Antithesis – Friday Fictioneers, June 2019

Copyright Valerie J Barrett

I’m wearied by her constant soul-searching.

“You’ve never loved me, have you?” she says.

Never enough, clearly.

“Other mothers…” she begins, but I reach for my coat.

I’m done here – I’ve a train to catch.

Had I been her father, I’d have demanded a DNA test, but there’s no disputing her birth.  She was difficult, temperamental and needy from the start.  There could never be enough of me for her, and confrontation was only ever a heartbeat away.

“You just didn’t have the “mother” button, did you?”

Maybe not… or if I did, perhaps you pressed it just too often…?

 

There’s something intriguing about the relationship between mothers and daughters, and this traditional domestic scene prompted a different take on the traditional mother-daughter relationship.  Thanks to Rochelle, for her continued leadership of Friday Fictioneers.

About Sandra

I used to cruise the French waterways with my husband four or five months a year, and wrote fiction and poetry. Now I live on the beautiful Dorset coast, enjoying the luxury of being able to have a cat, cultivating an extensive garden and getting involved in the community. I still write fiction, but only when the spirit moves me - which isn't as often as before. I love animals, F1 motor racing, French bread and my husband, though not necessarily in that order.
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60 Responses to Antithesis – Friday Fictioneers, June 2019

  1. michael1148humphris says:

    Linking those old utensils to DNA testing was a master stroke.

    Like

  2. Mike says:

    A great little tale Sandra. I particularly liked the idea of the overused ‘mother button’. Wonderful!

    Like

  3. Colline says:

    This type of relationship must be extremely tiring!

    Like

  4. Dear Sandra,

    I’ve never had a daughter. But I have three sons who’ve been adept at pushing the mother button a few too many times. Very well written, which is never a surprise.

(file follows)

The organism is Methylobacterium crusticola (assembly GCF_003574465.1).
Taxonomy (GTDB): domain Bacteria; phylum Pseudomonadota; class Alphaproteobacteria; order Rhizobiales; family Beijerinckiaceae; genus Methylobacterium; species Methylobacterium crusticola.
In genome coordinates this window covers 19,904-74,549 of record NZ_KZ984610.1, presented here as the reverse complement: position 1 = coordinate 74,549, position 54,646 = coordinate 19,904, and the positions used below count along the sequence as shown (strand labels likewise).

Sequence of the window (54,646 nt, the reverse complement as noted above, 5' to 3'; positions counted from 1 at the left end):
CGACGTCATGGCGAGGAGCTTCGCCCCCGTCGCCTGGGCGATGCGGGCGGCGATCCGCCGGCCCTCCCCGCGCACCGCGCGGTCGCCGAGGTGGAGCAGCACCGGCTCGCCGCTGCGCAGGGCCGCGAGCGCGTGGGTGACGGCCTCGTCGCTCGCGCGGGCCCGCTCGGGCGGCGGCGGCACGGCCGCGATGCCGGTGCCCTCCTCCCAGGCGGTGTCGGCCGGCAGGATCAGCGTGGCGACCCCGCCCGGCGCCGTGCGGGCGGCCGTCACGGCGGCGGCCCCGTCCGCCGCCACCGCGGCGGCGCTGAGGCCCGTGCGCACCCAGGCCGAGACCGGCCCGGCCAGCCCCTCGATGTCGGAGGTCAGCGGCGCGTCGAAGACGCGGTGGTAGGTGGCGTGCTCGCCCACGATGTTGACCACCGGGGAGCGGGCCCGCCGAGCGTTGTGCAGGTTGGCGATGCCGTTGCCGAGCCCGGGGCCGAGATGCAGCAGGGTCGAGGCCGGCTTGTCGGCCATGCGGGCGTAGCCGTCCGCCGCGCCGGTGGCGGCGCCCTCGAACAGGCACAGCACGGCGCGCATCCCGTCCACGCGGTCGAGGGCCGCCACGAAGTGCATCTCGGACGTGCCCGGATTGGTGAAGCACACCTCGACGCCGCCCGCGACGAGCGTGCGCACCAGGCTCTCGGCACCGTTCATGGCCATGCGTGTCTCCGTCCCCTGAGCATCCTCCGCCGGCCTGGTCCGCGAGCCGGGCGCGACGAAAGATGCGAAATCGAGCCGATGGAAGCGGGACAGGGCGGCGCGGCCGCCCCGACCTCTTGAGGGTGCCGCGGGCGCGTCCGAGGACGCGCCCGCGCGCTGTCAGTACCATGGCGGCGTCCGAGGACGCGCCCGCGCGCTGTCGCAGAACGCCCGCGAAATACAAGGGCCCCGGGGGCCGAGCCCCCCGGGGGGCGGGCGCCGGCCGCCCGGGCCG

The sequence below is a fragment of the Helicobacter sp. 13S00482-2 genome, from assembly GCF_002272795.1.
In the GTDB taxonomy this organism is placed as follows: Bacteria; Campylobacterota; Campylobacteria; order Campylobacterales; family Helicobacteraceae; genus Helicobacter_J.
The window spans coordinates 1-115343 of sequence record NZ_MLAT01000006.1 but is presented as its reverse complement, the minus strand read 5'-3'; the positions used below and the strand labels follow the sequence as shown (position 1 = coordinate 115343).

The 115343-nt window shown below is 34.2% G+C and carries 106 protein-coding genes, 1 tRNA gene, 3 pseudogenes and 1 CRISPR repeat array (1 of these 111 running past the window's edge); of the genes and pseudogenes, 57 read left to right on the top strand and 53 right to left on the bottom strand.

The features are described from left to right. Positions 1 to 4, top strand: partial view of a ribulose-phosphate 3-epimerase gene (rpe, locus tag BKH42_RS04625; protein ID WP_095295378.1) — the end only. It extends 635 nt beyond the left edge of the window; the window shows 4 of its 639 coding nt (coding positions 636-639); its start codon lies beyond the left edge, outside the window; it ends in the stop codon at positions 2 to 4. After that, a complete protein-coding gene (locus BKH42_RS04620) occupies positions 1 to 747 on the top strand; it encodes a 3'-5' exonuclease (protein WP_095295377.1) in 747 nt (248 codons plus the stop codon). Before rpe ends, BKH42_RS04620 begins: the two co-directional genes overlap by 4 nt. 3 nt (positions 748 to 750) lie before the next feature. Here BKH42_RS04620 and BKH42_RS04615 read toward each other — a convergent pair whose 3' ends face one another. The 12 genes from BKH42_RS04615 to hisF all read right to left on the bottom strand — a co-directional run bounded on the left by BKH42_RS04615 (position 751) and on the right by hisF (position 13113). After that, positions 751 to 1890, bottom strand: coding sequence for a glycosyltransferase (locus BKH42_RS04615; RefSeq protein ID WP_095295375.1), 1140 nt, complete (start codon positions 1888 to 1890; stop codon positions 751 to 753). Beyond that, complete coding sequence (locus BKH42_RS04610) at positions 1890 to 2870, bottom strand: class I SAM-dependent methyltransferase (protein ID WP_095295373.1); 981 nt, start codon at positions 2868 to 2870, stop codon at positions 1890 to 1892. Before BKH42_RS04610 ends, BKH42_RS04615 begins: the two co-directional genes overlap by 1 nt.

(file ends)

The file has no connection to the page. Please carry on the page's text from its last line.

Shalom,

    Rochelle

    Like

  5. A difficult relationship indeed, and as a father of daughters, one I can only imagine.

    Rosey invited me to lunch!

    Like

  6. ceayr says:

    I am surprised and somewhat saddened by the revelation that mother-daughter relationships can be so fraught.
    Exquisitely portrayed, as always.

    Like

  7. Iain Kelly says:

    Some mother’s do ‘ave ’em it seems. I imagine this is a more common scene than we imagine.

    Liked by 1 person

  8. pennygadd51 says:

    That is a truly marvellous story, Sandra. Absolutely first class. The emotions are so subtly nuanced – and you even include humour with “Had I been her father, I’d have demanded a DNA test, but there’s no disputing her birth.”

    Liked by 1 person

  9. michael1148humphris says:

    I enjoyed this, and the way you used DNA, bravo

    Like

  10. Kalpana Solsi says:

    a DNA test. people of the same DNA are difficult to get along. the objects in the photo prompt weaved effortlessly into the story.

    Like

  11. Marvelously done. And, yes, the relationships between parents and children – and between mothers and daughters and daughters and mothers and mothers who are also daughters and daughters who are also mothers …
    Well done!

    Liked by 1 person

  12. I simply love the dialogue… it sounds so very realistic… I wonder if they will ever find the right balance. No a mother can never escape like a father.

    Like

  13. Abhijit Ray says:

    Difficult question to answer. Mother button got desensitised or absent?

    Liked by 1 person

  14. draliman says:

    Great representation of an increasingly-strained relationship. I loved the line “Had I been her father, I’d have demanded a DNA test” – what a thing to say about your kid 🙂

    Liked by 1 person

  15. neilmacdon says:

    Gloriously unsentimental, Sandra

    Like

  16. Rowena says:

    Sandra,
    This was brilliantly nuanced and dealt with one of the most complex of relationships.
    I have been the child in that relationship who has never really been able to reach my mother and also the product of a very difficult birth. I’m an extrovert with a rather theatrical personality where my mother is more on the introvert side and doesn’t like to stand out in the crowd. My daughter is very much like my mother and sometimes I feel that it’s been hard enough to go through this once let a lone twice. However, I’m overcoming all of this. Mum and I are slowly connecting through music as she accompanies me on the piano while I play my violin. It’s been funny because even this was fraught. We’d have the same piece of music but in different keys. You wouldn’t think it possible but we’ve worked through this. We’re playing Chopin’s Tristesse.